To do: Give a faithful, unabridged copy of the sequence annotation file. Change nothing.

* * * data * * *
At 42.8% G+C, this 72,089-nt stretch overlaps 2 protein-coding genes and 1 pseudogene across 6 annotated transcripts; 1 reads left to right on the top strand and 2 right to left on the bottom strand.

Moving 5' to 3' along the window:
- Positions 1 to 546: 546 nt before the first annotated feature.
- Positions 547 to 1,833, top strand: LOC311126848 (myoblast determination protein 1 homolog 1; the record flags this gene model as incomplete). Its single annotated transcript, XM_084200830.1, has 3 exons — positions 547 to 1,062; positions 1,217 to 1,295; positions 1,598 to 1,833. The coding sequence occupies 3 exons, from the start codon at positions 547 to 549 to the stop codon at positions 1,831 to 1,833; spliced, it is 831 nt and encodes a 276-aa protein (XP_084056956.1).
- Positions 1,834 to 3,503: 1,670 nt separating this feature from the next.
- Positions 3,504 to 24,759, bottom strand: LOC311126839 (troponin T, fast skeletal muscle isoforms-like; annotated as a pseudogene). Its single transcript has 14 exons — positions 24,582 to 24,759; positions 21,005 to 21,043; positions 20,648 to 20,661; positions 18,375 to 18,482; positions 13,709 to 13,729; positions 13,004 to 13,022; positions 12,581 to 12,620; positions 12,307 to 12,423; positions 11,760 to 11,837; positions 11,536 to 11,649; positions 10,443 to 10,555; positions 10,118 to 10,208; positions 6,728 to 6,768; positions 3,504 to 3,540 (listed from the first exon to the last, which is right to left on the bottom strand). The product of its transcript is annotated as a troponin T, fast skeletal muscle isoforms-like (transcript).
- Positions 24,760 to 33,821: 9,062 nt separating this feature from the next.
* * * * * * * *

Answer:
At 42.8% G+C, this 72,089-nt stretch overlaps 2 protein-coding genes and 1 pseudogene across 6 annotated transcripts; 1 reads left to right on the top strand and 2 right to left on the bottom strand.

Moving 5' to 3' along the window:
- Positions 1 to 546: 546 nt before the first annotated feature.
- Positions 547 to 1,833, top strand: LOC311126848 (myoblast determination protein 1 homolog 1; the record flags this gene model as incomplete). Its single annotated transcript, XM_084200830.1, has 3 exons — positions 547 to 1,062; positions 1,217 to 1,295; positions 1,598 to 1,833. The coding sequence occupies 3 exons, from the start codon at positions 547 to 549 to the stop codon at positions 1,831 to 1,833; spliced, it is 831 nt and encodes a 276-aa protein (XP_084056956.1).
- Positions 1,834 to 3,503: 1,670 nt separating this feature from the next.
- Positions 3,504 to 24,759, bottom strand: LOC311126839 (troponin T, fast skeletal muscle isoforms-like; annotated as a pseudogene). Its single transcript has 14 exons — positions 24,582 to 24,759; positions 21,005 to 21,043; positions 20,648 to 20,661; positions 18,375 to 18,482; positions 13,709 to 13,729; positions 13,004 to 13,022; positions 12,581 to 12,620; positions 12,307 to 12,423; positions 11,760 to 11,837; positions 11,536 to 11,649; positions 10,443 to 10,555; positions 10,118 to 10,208; positions 6,728 to 6,768; positions 3,504 to 3,540 (listed from the first exon to the last, which is right to left on the bottom strand). The product of its transcript is annotated as a troponin T, fast skeletal muscle isoforms-like (transcript).
- Positions 24,760 to 33,821: 9,062 nt separating this feature from the next.